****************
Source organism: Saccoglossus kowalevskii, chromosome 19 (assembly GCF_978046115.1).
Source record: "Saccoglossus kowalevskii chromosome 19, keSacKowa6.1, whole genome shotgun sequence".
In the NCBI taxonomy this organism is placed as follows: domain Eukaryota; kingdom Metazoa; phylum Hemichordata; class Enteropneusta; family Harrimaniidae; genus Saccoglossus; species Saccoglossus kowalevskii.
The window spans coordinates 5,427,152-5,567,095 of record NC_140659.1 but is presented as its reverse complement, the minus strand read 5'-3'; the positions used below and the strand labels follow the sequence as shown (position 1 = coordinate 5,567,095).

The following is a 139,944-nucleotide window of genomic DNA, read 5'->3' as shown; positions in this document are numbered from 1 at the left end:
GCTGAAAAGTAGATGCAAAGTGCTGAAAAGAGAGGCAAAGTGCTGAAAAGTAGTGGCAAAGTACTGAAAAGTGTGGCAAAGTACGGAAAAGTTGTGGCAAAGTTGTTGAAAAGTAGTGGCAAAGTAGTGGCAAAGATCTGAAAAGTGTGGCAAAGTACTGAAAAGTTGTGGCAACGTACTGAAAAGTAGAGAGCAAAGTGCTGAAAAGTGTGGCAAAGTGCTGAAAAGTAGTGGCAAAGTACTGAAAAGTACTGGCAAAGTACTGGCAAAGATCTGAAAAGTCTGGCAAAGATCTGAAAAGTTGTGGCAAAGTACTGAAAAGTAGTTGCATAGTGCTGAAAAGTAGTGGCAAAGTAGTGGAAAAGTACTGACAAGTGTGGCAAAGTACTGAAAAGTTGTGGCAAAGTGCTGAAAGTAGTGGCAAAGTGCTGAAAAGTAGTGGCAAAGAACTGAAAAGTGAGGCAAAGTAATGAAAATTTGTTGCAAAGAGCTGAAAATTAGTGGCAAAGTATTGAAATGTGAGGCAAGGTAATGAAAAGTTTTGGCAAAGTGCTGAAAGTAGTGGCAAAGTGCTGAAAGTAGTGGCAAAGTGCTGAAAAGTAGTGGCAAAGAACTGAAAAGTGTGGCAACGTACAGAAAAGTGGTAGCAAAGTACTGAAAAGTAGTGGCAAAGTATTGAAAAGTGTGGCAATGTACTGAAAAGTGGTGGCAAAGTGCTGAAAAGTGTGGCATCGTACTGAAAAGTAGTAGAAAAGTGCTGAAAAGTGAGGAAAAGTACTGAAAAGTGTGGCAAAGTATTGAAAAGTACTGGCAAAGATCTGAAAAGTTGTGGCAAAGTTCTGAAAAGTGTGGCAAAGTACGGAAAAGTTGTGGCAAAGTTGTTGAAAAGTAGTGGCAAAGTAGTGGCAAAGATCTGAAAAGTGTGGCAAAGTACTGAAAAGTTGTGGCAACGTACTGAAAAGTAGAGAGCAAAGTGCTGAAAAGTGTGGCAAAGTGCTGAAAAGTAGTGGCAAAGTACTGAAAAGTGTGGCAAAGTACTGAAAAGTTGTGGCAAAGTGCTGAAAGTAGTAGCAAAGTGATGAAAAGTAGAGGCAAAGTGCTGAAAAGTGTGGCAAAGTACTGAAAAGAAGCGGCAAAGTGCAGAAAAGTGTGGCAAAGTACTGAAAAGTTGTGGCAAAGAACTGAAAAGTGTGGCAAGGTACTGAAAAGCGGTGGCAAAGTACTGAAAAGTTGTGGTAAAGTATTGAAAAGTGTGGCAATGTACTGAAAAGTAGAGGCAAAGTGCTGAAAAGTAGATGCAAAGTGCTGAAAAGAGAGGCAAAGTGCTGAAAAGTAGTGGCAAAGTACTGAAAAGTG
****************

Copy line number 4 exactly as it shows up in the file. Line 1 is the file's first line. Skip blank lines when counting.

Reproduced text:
The window spans coordinates 5,427,152-5,567,095 of record NC_140659.1 but is presented as its reverse complement, the minus strand read 5'-3'; the positions used below and the strand labels follow the sequence as shown (position 1 = coordinate 5,567,095).